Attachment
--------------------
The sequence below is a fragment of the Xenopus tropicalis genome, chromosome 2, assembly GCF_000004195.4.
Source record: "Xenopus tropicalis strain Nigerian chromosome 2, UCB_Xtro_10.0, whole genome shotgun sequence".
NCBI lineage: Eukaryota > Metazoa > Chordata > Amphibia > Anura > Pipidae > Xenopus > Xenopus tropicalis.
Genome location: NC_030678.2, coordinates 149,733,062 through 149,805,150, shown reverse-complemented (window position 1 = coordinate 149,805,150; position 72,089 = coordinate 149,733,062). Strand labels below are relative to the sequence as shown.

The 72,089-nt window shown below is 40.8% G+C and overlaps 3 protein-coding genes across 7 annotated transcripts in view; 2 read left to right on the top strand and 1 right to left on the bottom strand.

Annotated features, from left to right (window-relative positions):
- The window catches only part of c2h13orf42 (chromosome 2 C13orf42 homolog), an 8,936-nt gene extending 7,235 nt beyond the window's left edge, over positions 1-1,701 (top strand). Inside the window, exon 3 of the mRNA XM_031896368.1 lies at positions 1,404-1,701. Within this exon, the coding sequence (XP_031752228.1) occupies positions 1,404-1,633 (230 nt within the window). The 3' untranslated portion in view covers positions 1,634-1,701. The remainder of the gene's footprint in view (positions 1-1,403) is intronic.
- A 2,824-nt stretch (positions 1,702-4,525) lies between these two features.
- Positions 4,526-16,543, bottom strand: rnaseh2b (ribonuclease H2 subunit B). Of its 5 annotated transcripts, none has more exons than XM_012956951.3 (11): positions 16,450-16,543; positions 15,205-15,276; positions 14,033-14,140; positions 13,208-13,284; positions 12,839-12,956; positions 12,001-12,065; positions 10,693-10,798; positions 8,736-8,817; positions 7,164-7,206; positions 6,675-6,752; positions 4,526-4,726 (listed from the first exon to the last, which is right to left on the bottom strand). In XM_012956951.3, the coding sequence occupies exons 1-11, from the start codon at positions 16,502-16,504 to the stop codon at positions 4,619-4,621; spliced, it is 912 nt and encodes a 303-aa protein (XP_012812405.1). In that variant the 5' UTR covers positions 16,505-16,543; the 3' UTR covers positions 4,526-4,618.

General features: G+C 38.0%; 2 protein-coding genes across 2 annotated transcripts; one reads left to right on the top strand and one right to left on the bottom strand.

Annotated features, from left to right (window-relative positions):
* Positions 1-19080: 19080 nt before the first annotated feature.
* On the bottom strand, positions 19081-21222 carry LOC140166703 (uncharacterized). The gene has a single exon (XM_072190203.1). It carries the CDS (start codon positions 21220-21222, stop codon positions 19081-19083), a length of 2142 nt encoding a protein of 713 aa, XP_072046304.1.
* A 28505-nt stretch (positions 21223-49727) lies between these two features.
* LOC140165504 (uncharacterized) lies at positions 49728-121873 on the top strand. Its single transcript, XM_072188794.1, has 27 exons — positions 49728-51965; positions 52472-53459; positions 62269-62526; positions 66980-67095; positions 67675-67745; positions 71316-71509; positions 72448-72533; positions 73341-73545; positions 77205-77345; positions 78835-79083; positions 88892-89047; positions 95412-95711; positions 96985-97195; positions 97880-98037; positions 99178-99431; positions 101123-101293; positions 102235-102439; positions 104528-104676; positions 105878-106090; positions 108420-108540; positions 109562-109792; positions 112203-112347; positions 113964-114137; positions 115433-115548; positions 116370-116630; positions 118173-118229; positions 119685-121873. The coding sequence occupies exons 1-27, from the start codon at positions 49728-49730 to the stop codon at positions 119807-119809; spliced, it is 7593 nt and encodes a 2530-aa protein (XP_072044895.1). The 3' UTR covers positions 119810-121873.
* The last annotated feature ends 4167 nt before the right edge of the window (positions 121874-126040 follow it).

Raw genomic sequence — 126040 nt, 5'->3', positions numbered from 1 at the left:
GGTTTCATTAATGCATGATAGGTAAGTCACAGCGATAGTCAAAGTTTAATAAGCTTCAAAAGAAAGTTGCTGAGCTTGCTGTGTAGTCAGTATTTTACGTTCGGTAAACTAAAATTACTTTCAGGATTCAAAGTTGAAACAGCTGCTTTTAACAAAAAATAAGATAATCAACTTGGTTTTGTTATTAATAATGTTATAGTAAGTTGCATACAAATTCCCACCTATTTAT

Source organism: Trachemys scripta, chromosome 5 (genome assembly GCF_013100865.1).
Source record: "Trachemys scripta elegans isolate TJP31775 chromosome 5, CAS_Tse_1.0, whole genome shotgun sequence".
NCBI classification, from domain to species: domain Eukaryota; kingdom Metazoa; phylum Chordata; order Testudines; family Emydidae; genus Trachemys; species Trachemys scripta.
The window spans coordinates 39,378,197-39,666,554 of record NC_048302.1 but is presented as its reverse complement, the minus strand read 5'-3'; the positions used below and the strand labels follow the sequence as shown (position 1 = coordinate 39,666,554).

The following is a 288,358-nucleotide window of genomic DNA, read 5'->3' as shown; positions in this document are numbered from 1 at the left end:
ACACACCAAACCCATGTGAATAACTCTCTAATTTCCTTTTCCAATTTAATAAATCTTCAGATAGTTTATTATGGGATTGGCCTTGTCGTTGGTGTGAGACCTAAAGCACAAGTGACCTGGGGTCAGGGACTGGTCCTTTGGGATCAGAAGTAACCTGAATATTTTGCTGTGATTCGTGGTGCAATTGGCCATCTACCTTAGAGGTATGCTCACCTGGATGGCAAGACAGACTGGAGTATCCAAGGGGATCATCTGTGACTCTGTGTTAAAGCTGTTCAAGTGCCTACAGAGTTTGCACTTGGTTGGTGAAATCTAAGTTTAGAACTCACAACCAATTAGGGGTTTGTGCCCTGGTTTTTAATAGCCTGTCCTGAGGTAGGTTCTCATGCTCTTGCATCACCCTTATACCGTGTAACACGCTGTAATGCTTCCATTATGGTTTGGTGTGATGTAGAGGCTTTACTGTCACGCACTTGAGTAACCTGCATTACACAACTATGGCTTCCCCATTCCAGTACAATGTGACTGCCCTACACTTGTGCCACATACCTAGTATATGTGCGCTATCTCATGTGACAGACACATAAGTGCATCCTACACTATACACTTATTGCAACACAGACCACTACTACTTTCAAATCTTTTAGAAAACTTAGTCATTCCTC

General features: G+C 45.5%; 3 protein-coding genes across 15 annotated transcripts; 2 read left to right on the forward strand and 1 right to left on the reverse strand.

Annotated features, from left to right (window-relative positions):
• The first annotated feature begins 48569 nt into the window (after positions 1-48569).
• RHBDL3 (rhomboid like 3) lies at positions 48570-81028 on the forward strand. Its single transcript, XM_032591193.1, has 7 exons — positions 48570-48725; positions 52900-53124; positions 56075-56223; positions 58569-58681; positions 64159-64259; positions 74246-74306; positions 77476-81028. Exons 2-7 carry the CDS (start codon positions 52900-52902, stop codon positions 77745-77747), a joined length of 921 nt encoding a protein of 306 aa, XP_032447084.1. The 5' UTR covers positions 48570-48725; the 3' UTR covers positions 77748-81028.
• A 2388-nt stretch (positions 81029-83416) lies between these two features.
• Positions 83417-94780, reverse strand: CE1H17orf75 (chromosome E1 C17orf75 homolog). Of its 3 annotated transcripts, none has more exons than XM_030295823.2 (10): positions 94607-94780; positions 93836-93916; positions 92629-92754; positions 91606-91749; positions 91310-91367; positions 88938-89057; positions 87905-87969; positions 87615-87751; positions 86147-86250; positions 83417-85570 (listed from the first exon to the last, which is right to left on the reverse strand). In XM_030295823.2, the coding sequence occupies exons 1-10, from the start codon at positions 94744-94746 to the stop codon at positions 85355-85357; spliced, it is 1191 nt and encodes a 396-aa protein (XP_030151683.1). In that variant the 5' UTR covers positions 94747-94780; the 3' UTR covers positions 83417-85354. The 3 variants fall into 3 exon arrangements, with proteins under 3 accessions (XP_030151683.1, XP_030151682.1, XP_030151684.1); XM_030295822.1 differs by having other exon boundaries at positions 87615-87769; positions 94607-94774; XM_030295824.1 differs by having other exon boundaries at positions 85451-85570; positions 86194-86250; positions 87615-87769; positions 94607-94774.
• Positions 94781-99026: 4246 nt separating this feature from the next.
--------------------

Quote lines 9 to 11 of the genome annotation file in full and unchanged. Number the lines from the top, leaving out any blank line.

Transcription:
- Positions 4,526-16,543, bottom strand: rnaseh2b (ribonuclease H2 subunit B). Of its 5 annotated transcripts, none has more exons than XM_012956951.3 (11): positions 16,450-16,543; positions 15,205-15,276; positions 14,033-14,140; positions 13,208-13,284; positions 12,839-12,956; positions 12,001-12,065; positions 10,693-10,798; positions 8,736-8,817; positions 7,164-7,206; positions 6,675-6,752; positions 4,526-4,726 (listed from the first exon to the last, which is right to left on the bottom strand). In XM_012956951.3, the coding sequence occupies exons 1-11, from the start codon at positions 16,502-16,504 to the stop codon at positions 4,619-4,621; spliced, it is 912 nt and encodes a 303-aa protein (XP_012812405.1). In that variant the 5' UTR covers positions 16,505-16,543; the 3' UTR covers positions 4,526-4,618.

General features: G+C 38.0%; 2 protein-coding genes across 2 annotated transcripts; one reads left to right on the top strand and one right to left on the bottom strand.

Annotated features, from left to right (window-relative positions):